Martyn Beardsley

I have been writing forever. I can remember making little books by folding pieces of paper into two and labouring for ages over the cover drawing (art not being my strong points then or now - though I recall a rather impressive spaceship on one...)  I must have been writing seriously for nearly ten years before I got published, beginning with lots of short stories that were completely inappropriate for the target market, and going on to attempt two or three novels that even now I think were good ideas and am sometimes tempted to go back and rewrite them.

The breakthrough came when I gave up struggling with an adult novel and started scribbling about a silly knight of the Round Table. The resulting story was long and rambling, and was rejected about ten or twelve times before I was lucky enough to tickle the funny bone of Fiona Kennedy at Orion (or Dent as it was then). She patiently worked with me to cut and rework the story, and lo and behold I was in print.

I've managed to keep the scoreboard ticking over steadily since then, and I've added adult fiction to my portfolio, together with adult and children's historical non-fiction, which is probably what I enjoy doing the most.


This is my first adult fiction novel, and my first detective story.
The protagonist is Inspector Bucket from Dickens's Bleak House.

Great Scotland Yard 1844. When the beautiful Eleanora Scambles claims that her husband has been wrongly arrested for the murder of Edward Mizzentoft, Inspector Bucket of the recently formed Detective Department is intrigued - but there are two problems. The case is already being handled by Bucket's colleague, who is in no doubt about his man's guilt. And someone else observed the conversation between Bucket and Mrs Scambles: someone who will go to great lengths to ensure that the truth never gets out. How can Inspector Bucket and Sergeant Gordon investigate without breaching professional etiquette? And who is the mysterious figure stalking Mrs Scambles?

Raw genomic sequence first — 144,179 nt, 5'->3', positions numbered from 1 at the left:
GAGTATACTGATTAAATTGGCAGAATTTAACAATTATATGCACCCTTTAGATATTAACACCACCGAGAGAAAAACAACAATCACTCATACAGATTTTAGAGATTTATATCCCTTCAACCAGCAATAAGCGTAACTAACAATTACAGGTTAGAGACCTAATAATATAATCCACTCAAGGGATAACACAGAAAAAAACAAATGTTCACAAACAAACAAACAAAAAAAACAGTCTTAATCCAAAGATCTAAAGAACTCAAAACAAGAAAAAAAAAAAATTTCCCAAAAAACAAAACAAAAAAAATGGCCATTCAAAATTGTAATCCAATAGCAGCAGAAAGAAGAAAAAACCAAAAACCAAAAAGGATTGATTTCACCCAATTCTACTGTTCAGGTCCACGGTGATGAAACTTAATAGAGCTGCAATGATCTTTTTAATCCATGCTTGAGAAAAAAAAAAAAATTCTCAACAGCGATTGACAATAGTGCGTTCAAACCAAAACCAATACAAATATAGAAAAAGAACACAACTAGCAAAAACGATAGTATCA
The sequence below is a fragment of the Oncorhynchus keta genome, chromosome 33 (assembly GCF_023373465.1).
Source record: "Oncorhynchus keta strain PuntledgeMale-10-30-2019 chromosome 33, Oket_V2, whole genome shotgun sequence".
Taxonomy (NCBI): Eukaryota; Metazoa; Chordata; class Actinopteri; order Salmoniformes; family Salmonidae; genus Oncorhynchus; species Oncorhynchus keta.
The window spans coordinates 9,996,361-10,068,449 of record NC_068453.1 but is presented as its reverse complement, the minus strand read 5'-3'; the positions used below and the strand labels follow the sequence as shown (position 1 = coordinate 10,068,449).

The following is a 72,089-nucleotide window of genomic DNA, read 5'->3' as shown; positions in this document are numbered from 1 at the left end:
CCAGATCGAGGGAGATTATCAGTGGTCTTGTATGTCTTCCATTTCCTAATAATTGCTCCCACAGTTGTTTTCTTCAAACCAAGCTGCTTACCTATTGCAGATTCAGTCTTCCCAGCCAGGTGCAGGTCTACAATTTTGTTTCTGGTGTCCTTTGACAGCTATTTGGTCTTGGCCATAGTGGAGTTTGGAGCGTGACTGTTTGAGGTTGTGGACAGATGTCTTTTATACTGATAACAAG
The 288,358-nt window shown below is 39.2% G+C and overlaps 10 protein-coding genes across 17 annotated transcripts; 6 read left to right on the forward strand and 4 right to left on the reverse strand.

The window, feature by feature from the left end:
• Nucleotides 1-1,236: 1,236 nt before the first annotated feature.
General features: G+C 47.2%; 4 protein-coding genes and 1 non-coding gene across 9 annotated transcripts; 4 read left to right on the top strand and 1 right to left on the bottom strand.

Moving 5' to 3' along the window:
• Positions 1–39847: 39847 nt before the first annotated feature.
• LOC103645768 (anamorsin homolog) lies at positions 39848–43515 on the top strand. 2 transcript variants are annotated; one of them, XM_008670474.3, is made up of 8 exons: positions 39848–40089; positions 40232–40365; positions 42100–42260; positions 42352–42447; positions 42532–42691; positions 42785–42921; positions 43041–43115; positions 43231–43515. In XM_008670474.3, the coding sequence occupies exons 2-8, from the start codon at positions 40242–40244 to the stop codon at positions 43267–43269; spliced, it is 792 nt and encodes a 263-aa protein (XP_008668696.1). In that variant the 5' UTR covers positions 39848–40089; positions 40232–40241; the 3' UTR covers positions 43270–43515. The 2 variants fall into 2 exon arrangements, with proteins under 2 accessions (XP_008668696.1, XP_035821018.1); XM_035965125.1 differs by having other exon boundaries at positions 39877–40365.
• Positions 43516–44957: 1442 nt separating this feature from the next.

Look it up on Amazon

Latest Children's Book

It was great to get this story finally published, because it was a long gestation period. The idea came from a holiday in Polruan, Cornwall (where the story is set) when I saw a local going about his daily business in a perfectly innocent way. But to my writer's mind there was something furtive and shifty about him, and it snowballed into this story. It was rejected many times, but after a major rewrite (it wasn't originally a ghost story at all) I finally found a home for it with Our Street Books (John Hunt Publishing).

UPDATE: I'm pleased to announce that The Ghosts of Blackbottle Rock has won an award! It came first in the Young Adult section in the Holyer an Gof competition to ‘promote books about Cornwall, set in Cornwall or in Cornish’ This award scheme is promoted by Bards of Gorsedh KernowPreserving the history and culture of a Celtic people through poetry, song, dance, music, art, sport and spoken word stretching back to the story tellers – Bards of ancient Celtic countries. 

Look it up on Amazon

Latest in Non-Fiction

For the adult historical market: A Matter of Honour - The Story of England's Last Fatal Duel. Published by Bookline & Thinker.

In the spring of 1845 Lieutenant Hawkey of the Marines and his wife made the acquaintance of James Alexander Seton, a former cavalry officer. Seton's pursual of Isabella Hawkey led to a meeting with pistols on the beach at Browndown, near Gosport, Hampshire. The way in which the duel was conducted was one of several controversial elements to this story, and this encounter was to be the last fatal duel between Englishmen in England.

This story was a long time in the telling. I first came across it around 2002; the research naturally took a long time, but then I struggled to find a publisher, so the whole thing was drawn out over a period of eight years or more. The good thing was that the additional time enabled me to ferret out some very useful additional information. It's very satisfying to
finally see it  in print!


The website for the book: